A cone has a volume of 562.5 pi cm^3 PLS HELPPP

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joe.bbbbbbbbbbbb
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A cone has a volume of 562.5 pi cm^3
The radius of the base of the cone is equal to twice the height of the cone
Work out the cufrved surface area of the cone
Answer correct to 3 significant figures
i'm very stuck
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mqb2766
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(Original post by joe.bbbbbbbbbbbb)
A cone has a volume of 562.5 pi cm^3
The radius of the base of the cone is equal to twice the height of the cone
Work out the cufrved surface area of the cone
Answer correct to 3 significant figures
i'm very stuck
Do you know the formulae for the volume and surface area of a cone (Google / maths book / ...)
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joe.bbbbbbbbbbbb
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(Original post by mqb2766)
Do you know the formulae for the volume and surface area of a cone (Google / maths book / ...)
yeah but i have no clue how to use it in this question
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mqb2766
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(Original post by joe.bbbbbbbbbbbb)
yeah but i have no clue how to use it in this question
You know h=r/2 and V=562.5. That means you can find the radius of the base (and hence height) and so plug into the surface area formula.
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joe.bbbbbbbbbbbb
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(Original post by mqb2766)
You know h=r/2 and V=562.5. That means you can find the radius of the base (and hence height) and so plug into the surface area formula.
how do i find the radius of the base from that tho
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mqb2766
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How about writing down the volume formula and using the two facts mentioned. You have a single equation in r which can be solved. If you're having difficulty, upload what you've done and state clearly what you're having problems with.
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joe.bbbbbbbbbbbb
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(Original post by mqb2766)
How about writing down the volume formula and using the two facts mentioned. You have a single equation in r which can be solved. If you're having difficulty, upload what you've done and state clearly what you're having problems with.
i'm confused
dont u need height number to solve radius
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joe.bbbbbbbbbbbb
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(Original post by mqb2766)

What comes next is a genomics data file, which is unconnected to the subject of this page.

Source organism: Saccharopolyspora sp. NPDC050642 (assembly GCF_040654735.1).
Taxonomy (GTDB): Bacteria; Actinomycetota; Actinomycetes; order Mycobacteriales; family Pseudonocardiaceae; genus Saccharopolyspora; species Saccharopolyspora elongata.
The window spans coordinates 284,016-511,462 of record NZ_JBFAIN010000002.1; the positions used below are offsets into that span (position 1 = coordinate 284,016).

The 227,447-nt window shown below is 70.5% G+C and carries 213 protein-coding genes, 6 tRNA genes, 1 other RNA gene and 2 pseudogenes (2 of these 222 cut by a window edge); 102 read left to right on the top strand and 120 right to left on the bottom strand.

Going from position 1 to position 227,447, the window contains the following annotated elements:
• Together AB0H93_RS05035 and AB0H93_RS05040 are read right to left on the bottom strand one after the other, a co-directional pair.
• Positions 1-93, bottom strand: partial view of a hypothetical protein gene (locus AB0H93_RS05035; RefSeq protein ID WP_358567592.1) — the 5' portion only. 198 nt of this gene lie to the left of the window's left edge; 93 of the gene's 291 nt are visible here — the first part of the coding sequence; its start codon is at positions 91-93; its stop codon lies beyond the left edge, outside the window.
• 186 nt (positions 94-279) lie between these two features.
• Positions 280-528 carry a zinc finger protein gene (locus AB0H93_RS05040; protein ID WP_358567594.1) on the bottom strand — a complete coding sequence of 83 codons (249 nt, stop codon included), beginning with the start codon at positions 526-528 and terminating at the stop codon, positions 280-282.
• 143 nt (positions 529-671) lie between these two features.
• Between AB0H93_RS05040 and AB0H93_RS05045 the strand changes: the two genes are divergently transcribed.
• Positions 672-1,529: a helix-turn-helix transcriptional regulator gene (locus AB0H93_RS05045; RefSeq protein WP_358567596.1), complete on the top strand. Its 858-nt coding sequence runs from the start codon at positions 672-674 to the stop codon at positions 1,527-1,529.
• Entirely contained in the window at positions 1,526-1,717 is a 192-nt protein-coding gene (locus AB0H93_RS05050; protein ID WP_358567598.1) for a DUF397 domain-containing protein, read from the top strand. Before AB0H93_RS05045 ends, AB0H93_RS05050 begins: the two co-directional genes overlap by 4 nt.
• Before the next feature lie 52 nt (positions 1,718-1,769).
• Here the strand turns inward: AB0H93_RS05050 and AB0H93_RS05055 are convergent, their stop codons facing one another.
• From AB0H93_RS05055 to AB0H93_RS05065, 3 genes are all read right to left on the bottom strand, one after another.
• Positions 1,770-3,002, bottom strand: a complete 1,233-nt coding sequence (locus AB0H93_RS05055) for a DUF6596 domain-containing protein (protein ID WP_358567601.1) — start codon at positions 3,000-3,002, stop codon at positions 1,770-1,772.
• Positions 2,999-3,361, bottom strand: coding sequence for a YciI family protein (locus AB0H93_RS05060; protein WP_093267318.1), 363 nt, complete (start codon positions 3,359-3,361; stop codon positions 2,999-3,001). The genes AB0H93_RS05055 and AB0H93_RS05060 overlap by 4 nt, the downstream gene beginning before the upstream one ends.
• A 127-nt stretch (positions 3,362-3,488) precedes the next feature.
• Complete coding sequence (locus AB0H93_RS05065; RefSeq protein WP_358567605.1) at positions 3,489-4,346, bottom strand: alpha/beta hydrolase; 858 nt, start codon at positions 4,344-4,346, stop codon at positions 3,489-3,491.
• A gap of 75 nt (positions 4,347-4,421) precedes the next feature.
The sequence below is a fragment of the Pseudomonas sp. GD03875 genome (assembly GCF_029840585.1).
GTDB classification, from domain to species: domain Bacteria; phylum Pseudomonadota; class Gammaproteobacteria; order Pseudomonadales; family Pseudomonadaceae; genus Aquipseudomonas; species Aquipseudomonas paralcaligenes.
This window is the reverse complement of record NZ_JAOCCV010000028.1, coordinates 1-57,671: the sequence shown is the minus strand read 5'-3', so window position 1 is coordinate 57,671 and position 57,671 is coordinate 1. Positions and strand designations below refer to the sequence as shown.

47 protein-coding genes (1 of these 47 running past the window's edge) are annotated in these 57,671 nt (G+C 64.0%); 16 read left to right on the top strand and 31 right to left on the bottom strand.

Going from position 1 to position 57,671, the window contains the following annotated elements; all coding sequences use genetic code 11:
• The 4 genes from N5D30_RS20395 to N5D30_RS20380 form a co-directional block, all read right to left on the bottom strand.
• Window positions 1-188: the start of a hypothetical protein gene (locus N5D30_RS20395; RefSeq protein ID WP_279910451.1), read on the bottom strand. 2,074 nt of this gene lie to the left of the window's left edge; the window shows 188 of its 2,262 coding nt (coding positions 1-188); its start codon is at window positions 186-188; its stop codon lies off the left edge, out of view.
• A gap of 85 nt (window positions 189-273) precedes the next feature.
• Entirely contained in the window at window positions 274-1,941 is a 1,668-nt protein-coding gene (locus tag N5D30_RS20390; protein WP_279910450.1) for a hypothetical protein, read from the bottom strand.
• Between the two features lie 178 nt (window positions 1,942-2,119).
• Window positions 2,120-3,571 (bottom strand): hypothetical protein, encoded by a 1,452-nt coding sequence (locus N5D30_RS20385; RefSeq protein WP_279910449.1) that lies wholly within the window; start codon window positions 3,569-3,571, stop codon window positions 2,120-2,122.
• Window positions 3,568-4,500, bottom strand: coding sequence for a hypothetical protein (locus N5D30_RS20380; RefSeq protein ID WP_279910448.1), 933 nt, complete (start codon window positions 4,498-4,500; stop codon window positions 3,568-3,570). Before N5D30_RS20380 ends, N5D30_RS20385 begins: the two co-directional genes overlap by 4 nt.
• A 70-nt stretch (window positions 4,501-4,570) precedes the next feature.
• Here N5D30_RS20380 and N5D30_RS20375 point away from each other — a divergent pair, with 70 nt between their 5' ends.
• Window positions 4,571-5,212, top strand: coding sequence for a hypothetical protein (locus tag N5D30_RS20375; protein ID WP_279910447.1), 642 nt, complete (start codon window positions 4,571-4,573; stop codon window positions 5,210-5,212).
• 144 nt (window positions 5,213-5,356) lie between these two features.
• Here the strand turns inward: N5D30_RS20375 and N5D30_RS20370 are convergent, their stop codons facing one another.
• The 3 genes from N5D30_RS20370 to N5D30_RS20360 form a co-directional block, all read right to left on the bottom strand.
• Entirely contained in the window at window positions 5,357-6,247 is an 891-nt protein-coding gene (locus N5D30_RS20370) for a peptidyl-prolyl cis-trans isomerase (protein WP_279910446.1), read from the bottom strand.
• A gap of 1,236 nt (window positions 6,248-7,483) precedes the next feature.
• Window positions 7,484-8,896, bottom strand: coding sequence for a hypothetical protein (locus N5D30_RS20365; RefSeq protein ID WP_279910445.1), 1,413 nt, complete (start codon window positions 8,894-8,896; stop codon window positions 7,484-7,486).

How about writing down the volume formula and using the two facts mentioned. You have a single equation in r which can be solved. If you're having difficulty, upload what you've done and state clearly what you're having problems with.
radius is sqrt 3V/pi h
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mqb2766
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(Original post by joe.bbbbbbbbbbbb)
radius is sqrt 3V/pi h
You've not substituted h=r/2 to get an equation in just r.
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joe.bbbbbbbbbbbb
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(Original post by mqb2766)
You've not substituted h=r/2 to get an equation in just r.
r = sqrt 3V/pi hx2
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mqb2766
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(Original post by joe.bbbbbbbbbbbb)
r = sqrt 3V/pi hx2
It would help to see your working. If you replace h with r/2, there will be no h in this equation. That is the whole point of doing it.
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joe.bbbbbbbbbbbb
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(Original post by mqb2766)
It would help to see your working. If you replace h with r/2, there will be no h in this equation. That is the whole point of doing it.
oh ok
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joe.bbbbbbbbbbbb
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(Original post by joe.bbbbbbbbbbbb)
oh ok
how do i solve it now though
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mqb2766
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(Original post by joe.bbbbbbbbbbbb)
how do i solve it now though
I've no idea what you've done?
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joe.bbbbbbbbbbbb
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mqb2766
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You can't solve that as r appears on both sides of the equation. Also you're told what V is?
Do the substitution h=r/2 in the V=... formula before you rearrange the equation to get r=...
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joe.bbbbbbbbbbbb
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so i just need to rearrange the equation to have r on one side?
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(Original post by joe.bbbbbbbbbbbb)
so i just need to rearrange the equation to have r on one side?
Yes. That's what you always try to do.
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joe.bbbbbbbbbbbb
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(Original post by mqb2766)
Yes. That's what you always try to do.
ok i'll try now
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joe.bbbbbbbbbbbb
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#20
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would it be 2rx2 = sqrt 3V/pi
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